The correspondent added: “In the slogans they shouted, the demonstrators called for the rejection of sectarianism and urged safeguarding the interests of Iraq in completing the structuring of the National Assembly and moving ahead with serving Iraq.” ‘
Once those 15 were excluded, only two possibilities were left in parliament. They had both been expatriates in the Saddam years, and on the outs with the Baath. One was Ghazi al-Yawir, the interim president, who was at first thought a shoe-in for the job. But he withdrew from consideration, making a play for a position of vice president instead.
That left Hajem al-Hassani. He had been a member of the Iraqi Islamic Party, a successor of the Iraqi Muslim Brotherhood. The Iraqi government web site says of him:
“Minister of Industry & Minerals
Dr. Hajem Al-Hassani
Dr. Al-Hassani was born in Kirkuk in 1954 and graduated from Mosul University. In 1979 he moved to the U.S. to study international trade at the University of Nebraska and earned a doctorate in industrial organization from the University of Connecticut. He has lectured at a number of American universities, managed an Internet company and worked most recently as head of the American Investment and Trading Company in Los Angeles. He has been a member of the board of a number of NGOs. Dr. Al-Hassani worked in the Iraqi Opposition for a number of years and became a member of the Politburo and then official spokesman of the Iraqi Islamic Party. He was elected to the follow up committee of the London Conference and has served as a Deputy Member of the Iraqi Governing Council and the Deputy Chair of its Finance Committee.”
Al-Hassani was appointed by Allawi to oversee the disbursement of compensation money to inhabitants of Fallujah who suffered property losses during the American assault on the city in November and December.
Why al-Hassani wasn’t the first choice of the Sunni Arab caucus in parliament is obvious– he was considered an outsider, a long-term expatriate. The Allawi secular ex-Baathists are no doubt suspicious of him as a Muslim fundamentalist.
As for the Iraqi Islamic Party itself, its leader, Muhsin Abdul Hamid, had angrily withdrawn from the interim government to protest the November assault on Fallujah. Al-Hassani represented the IIP on the cabinet, but he refused to resign. As a result, he was expelled from the party.
Al-Hassani had to run for parliament on the small Iraqiyyun Party of Ghazi al-Yawir, since he had broken with the IIP.
So if ordinary politics were happening in Iraq, al-Hassani would be the skunk at the tea party as far as Sunni Arabs were concerned. He declined to do anything practical to protest the attack on Fallujah, and flagrantly disregarded party discipline in his own party.
But as it transpires, al-Hassani is one of only two non-UIA Sunnis in parliament who are acceptable to the Shiites, and the only one of the two who would accept the job.
The whole sorry episode is a matter for some alarm, in my view.
Choosing a speaker of the house should not have taken so long or been so acrimonious.
The punitive attitude of the Shiites toward Sunni Arabs who had had anything at all to do with the Baath Party is scary, since most Sunni Arabs who amount to anything inside the country, did. The rule ought not to be guilt by association but actual guilt of some crime.
Twelve of the Sunni Arab members of parliament have been put on notice by the new deputy speaker, Hussein Shahristani, that they are nothing but Baathist lackeys in his view. That isn’t much incentive for them to reach back out to their community to join them in cooperating with the Shiites and ending the guerrilla war.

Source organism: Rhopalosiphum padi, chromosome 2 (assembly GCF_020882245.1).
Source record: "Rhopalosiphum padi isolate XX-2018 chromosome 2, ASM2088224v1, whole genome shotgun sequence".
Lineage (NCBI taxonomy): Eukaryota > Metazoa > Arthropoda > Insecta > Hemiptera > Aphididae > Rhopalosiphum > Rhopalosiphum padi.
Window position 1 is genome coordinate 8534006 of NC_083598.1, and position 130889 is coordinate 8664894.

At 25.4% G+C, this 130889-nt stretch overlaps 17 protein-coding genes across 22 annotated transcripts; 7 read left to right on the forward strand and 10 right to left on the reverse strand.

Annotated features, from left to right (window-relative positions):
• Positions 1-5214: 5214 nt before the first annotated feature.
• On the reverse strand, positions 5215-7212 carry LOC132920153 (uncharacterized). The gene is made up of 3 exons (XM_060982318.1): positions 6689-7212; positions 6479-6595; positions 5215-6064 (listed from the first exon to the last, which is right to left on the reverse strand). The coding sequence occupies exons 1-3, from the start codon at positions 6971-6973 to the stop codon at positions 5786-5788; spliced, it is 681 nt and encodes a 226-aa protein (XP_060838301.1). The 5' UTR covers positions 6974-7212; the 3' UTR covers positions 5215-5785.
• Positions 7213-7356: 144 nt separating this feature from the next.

The demonstration in Tikrit for al-Juburi shows that Sunni Arabs feel that fanatical Shiite sectarianism is blocking their respected leaders. Since the whole point of giving the Sunnis symbolic posts like speaker of the house was to mollify them and draw them into the new government, I’d say it was counter-productive to drive the Sunnis to popular protest about the process.
For the Sunni Arabs of Iraq, who had been at the pinnacle of government and society, having the post of speaker of the house is not exactly the most thrilling thing to ever happen to them, anyway. That they are represented by a long-time expatriate who has no local grass roots and was expelled by his own party is pretty ominous.
The Allawi secularists and the Kurds may well be a little alarmed at the possibility of a fundamentalist Shiite-Sunni alliance at their expense. Al-Hassani won 215 votes out of 241 deputies present, in a secret ballot. Since he was favored by the United Iraqi Alliance, I am puzzled. Who were the 26 deputies that opposed him? Al-Zaman says that Iyad Allawi was absent for the vote. Did he and the 33 other deputies who were absent deliberately boycott the vote? We know that the Iraqiya list was furious over the rejection of al-Janabi for the post. Did his fellow Sunni Arabs even vote for him? Were any Kurds (75 seats) nervous about a fundamentalist Sunni Arab from Kirkuk? Since the ballot was secret, there is no way of knowing.
That is, you might well be able to construct an alternative headline for this story saying “Angry Secularists and Sunni Arabs boycott Shiite Shoe-Horning of Fundamentalist Expatriate Sunni in as Speaker.”
So all the celebratory prose you will read on Monday from Western analysts about how this election of a Sunni Arab speaker is such a great leap forward and a sign of building communal harmony will need to be leavened with a little realism if the development is to be understood in its Iraqi context. Not everything in Iraq can be reduced to the issue of whether it is good or bad for the Bush administration or the Blair government.